Thu Mar 05, 2015 4:47 pm

AndyH wrote:<snip>

If there is a “War on Coal”, it’s coming from investors who realize that the era of 19th century energy technology is drawing to a close, and from the Chinese, who realize their system cannot survive continued reliance on poisonous, polluting, water hogging energy.
The numbers tell a grim tale for coal barons.

China’s love affair with coal has come to an abrupt end, with figures released last week showing that consumption fell in 2014 for the first time in 14 years.

A combination of slowing industrial growth and a drive by the government in Beijing finally to take emissions and pollution seriously are the main drivers for the slump in the coal market.

<snip>
It's the beginning if the end. You may quote me on that. :P :lol:

Future-tech nukes need to "do more with less" water as well...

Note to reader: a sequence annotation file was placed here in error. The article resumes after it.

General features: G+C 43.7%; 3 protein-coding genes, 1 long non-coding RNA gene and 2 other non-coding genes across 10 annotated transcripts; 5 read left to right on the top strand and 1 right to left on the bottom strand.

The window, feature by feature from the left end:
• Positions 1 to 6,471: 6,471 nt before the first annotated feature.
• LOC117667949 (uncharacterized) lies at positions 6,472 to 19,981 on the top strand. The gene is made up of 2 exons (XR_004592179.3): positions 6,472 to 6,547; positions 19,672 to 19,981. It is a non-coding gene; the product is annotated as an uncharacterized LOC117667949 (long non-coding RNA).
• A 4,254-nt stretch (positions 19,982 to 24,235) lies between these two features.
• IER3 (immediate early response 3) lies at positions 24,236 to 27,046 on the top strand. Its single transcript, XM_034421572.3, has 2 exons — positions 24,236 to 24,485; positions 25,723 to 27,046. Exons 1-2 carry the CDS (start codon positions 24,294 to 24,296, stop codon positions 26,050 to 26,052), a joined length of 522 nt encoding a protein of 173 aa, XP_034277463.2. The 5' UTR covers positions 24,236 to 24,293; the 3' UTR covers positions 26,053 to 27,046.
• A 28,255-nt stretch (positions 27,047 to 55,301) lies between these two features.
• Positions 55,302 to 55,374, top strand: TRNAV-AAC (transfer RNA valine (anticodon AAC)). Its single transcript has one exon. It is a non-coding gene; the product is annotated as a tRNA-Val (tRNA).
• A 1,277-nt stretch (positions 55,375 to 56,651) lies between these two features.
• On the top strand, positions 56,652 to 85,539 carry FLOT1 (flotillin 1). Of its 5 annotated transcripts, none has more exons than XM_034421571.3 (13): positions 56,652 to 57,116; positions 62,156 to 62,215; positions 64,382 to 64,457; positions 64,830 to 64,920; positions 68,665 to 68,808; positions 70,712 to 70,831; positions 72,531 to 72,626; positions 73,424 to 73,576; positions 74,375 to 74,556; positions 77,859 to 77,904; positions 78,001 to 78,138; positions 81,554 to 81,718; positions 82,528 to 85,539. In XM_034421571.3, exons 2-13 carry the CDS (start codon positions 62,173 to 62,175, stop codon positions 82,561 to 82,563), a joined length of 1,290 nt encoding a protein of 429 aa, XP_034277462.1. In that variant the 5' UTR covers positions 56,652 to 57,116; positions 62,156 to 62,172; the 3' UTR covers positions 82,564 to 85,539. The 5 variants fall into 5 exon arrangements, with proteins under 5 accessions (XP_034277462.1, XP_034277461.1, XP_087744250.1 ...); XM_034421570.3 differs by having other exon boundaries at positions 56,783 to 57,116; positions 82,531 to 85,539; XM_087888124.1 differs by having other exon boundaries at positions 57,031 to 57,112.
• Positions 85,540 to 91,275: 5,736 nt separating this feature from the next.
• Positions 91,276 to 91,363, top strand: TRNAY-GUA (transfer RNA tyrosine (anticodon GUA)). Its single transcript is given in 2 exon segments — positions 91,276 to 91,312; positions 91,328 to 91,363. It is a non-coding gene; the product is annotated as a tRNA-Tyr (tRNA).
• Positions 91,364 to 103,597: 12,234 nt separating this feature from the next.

That it's on the way out in the U.S. I have no doubt, although that way out will still take a few decades to complete. As for China, I think the article's being a bit optimistic. As mentioned in the article, China's economic growth slowed last year, and as I've mentioned they've been replacing old, inefficient coal plants with new, more efficient ones (they've had to import coal for some years to meet demand, and the new plants are trying to reduce the need for that), so a temporary downturn isn't unexpected. And they're certainly getting more pressure from the public re air pollution, so that can help. But AFAIA they haven't altered their long-term building plans yet, and while coal will continue to drop in % terms of their electric energy generation, it's on track to continue to increase as far as absolute numbers go. At the moment they're just increasing generation by everything else too - hydro, wind, solar, nukes, NG, and also starting to push efficiency.